Vicky Andrews thinks the brand’s first venue outside London needs polishing up
IN the mid-noughties, when Instagram was just a twinkle in the eye and the food delivery industry hadn’t yet boomed - meaning that we had to put on pants and go out if we wanted to eat nice food - Thai cuisine was something of a rare and exotic treat.
2008 brought a global financial crisis, Kung Fu Panda and the Jonas Brothers. But it also gave us European Capital of Culture, Liverpool ONE and the mighty Chaophraya - a Thai restaurant chain which served tom yum, pad thai and massaman to the masses. It wasn’t long before we all wanted to get our hands on a hot wok and some green curry paste from Matta’s.
The London-centric menu told us that ice cream is made locally at Leigh-on-Sea, 240 miles away.
That same year in London, Saiphin Moore and her husband Alex launched their food business from a Brick Lane market stall that would soon become a stepping stone to bigger and brighter things. More than a decade on and Rosa’s Thai Cafe has gained a reputation for punchy, authentic flavours with fifteen branches dotted around the capital. Their newest restaurant, which opened at Royal Albert Dock in February, is the first one outside of London.
I love feeling like a tourist in my own city and our window seat was blessed with a view of the red-brick arches and museum across the water, a spectacular landscape that had me longing for warmer evenings. The Chang beer (£4) was chilled and the bottle of Encantador blanco (£18) had a long, juicy finish that would balance well with the spicy food.
Both starters were excellent. Four skewers of chicken satay (£6.75) with lemongrass and peanut dipping sauce were tender, succulent and enough for two to share - but I didn’t. I also went squids in to try some of my partner’s calamari (£7.25), a well seasoned and juicy catch with a light batter and a decent amount of Rosa’s sweet chilli sauce to dunk it in.
Chilli and basil stir fry (£9.75) came in a gratifying, aromatic sauce with long beans and fresh herbs, but was really let down by the meat. I don’t know if the kitchen had cooked the chicken with the infamous hand slap, but the chef definitely deserved one for serving it so dry.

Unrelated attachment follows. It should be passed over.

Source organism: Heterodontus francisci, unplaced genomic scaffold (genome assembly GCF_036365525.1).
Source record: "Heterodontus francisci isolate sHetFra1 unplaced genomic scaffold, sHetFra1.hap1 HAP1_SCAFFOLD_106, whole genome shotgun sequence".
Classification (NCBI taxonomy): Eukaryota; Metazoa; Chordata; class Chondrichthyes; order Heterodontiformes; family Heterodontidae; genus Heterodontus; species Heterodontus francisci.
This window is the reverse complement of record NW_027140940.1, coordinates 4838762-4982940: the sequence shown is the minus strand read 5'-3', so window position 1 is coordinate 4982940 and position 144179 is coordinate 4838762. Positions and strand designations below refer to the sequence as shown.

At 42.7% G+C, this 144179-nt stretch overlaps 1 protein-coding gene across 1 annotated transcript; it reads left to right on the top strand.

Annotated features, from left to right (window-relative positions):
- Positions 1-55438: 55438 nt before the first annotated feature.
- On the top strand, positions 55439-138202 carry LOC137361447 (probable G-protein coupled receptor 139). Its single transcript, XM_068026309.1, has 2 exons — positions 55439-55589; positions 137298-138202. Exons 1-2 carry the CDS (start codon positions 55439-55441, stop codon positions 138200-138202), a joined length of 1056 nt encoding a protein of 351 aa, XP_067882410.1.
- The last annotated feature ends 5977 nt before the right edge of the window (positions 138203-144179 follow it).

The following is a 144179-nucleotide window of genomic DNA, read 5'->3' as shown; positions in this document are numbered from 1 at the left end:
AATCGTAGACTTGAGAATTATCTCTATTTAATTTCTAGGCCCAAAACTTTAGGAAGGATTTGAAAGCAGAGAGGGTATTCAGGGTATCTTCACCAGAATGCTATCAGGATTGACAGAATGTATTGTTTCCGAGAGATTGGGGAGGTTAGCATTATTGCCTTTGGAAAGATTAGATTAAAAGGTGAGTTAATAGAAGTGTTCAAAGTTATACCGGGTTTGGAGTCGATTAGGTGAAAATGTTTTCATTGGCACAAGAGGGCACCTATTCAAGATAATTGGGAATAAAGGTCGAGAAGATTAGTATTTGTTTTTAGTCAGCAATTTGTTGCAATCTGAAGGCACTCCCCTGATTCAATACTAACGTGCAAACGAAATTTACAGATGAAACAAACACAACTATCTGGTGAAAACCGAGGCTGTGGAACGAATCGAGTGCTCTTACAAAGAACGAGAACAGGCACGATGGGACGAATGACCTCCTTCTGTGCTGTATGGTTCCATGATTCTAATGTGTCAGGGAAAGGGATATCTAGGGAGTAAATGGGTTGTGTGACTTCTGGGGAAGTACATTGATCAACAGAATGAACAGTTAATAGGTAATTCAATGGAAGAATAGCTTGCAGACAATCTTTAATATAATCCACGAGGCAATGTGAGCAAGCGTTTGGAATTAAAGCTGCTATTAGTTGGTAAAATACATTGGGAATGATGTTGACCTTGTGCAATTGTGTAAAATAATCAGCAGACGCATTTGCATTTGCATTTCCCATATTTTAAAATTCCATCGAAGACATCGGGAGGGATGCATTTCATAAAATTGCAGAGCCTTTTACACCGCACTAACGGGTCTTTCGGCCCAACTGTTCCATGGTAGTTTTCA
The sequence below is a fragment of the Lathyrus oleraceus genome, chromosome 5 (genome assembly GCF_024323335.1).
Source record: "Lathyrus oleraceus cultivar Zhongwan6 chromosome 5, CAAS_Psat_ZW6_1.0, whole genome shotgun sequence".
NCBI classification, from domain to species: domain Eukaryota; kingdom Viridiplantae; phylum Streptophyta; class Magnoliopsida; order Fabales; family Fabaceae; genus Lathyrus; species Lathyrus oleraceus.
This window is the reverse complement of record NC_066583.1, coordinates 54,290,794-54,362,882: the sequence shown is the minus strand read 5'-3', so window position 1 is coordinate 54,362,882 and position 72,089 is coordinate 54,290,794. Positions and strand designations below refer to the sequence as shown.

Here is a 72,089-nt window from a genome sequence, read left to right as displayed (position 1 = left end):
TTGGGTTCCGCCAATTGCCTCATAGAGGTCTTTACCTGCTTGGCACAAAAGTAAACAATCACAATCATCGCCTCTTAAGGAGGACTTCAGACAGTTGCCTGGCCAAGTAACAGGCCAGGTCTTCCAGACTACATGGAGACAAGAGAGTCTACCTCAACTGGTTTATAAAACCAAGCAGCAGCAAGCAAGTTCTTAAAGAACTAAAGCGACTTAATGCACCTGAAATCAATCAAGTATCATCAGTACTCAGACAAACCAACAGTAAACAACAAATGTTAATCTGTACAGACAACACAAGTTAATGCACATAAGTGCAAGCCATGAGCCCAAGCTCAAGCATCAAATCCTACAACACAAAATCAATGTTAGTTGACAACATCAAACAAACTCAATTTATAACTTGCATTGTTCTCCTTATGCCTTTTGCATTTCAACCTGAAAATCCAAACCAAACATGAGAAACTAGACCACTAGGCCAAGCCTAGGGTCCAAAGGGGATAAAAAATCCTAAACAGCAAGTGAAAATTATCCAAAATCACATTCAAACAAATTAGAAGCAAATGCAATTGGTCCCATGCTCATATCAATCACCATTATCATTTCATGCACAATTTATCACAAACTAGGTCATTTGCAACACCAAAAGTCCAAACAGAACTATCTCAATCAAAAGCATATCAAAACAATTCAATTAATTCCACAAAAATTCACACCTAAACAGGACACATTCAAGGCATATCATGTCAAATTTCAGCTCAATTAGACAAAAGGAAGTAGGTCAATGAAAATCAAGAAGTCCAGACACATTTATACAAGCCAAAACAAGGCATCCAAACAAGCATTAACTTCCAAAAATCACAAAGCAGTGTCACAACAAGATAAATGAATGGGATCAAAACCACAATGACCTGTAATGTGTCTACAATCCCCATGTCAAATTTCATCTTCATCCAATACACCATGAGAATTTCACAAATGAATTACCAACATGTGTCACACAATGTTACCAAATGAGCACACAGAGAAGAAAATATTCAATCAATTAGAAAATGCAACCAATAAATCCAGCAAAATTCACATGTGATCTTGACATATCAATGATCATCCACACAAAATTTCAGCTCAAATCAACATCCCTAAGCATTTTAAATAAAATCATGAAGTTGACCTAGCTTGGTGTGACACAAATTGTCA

The spicy seafood hot plate meal (£16.70 with sticky rice and spicy salad) was a sizzling stir-fry of prawns, squid and mussels. The dish looked ugly as a whole and the thick, dark sauce was a bit overpowering, but within were some interesting notes of citrusy galangal and hot green peppercorns.
On the sidelines, a sensational mint and chilli dressing managed to save the limp leaf salad from flatlining. Fluffy steamed jasmine rice (£2.75) did exactly what was expected, soaking up the best of the stock on our plates, but the block of sticky rice was all filler and no killer and not to my taste.
Staff didn’t offer dessert but we persevered to get their attention with an awkward grin and one of those coy British waves, scoring two sweet scoops of mango sorbet (£4.50) which was a refreshing and cooling treat.
I love Thai food and I wanted to love everything about Rosa’s, but there is definitely some polishing still to be done here. A tepid G&T tasting of neither gin or tonic was given a red card and sent back. It returned just as flat, at which point we gave up. The London-centric menu told us that ice cream is made locally at Leigh-on-Sea, 240 miles away. Despite an abundance of staff cluttering up front of house, service was quite underwhelming, so it seemed a bit cheeky to automatically add the tip onto the end of the bill.
It’s still early days for Rosa’s Liverpool though and these are tough times for the food and hospitality industry. Only this week, pan-Asian restaurant HOST announced its closure after ten years in business on Hope Street. In an era where casual dining is struggling and delivery companies have captured huge market shares, we need to support local restaurants as much as possible. But if that seems a lot to ask, you’ll be pleased to know you can also have Rosa’s food delivered to your door. You won’t get a room with a view but at least you can stay in your pants. Just be careful when you share the photos on Instagram.
Rosa's Thai Cafe, Britannia Pavilion, Royal Albert Dock, Liverpool, L3 4AD
All scored reviews are unannounced, impartial, paid for by Confidential and completely independent of any commercial relationship. Venues are rated against the best examples of their type: 1-5: saw your leg off and eat it, 6-9: Netflix and chill, 10-11: if you're passing, 12-13: good, 14-15: very good, 16-17: excellent, 18-19: pure class, 20: cooked by God him/herself.
Chicken satay 8, Calamari 7, Chilli and basil stir fry 7, Seafood hot plate 6, Mango sorbet 7
Our meal took two hours. Ain’t nobody got Thai for that.
Fantastic views; the eye of the Thai-ger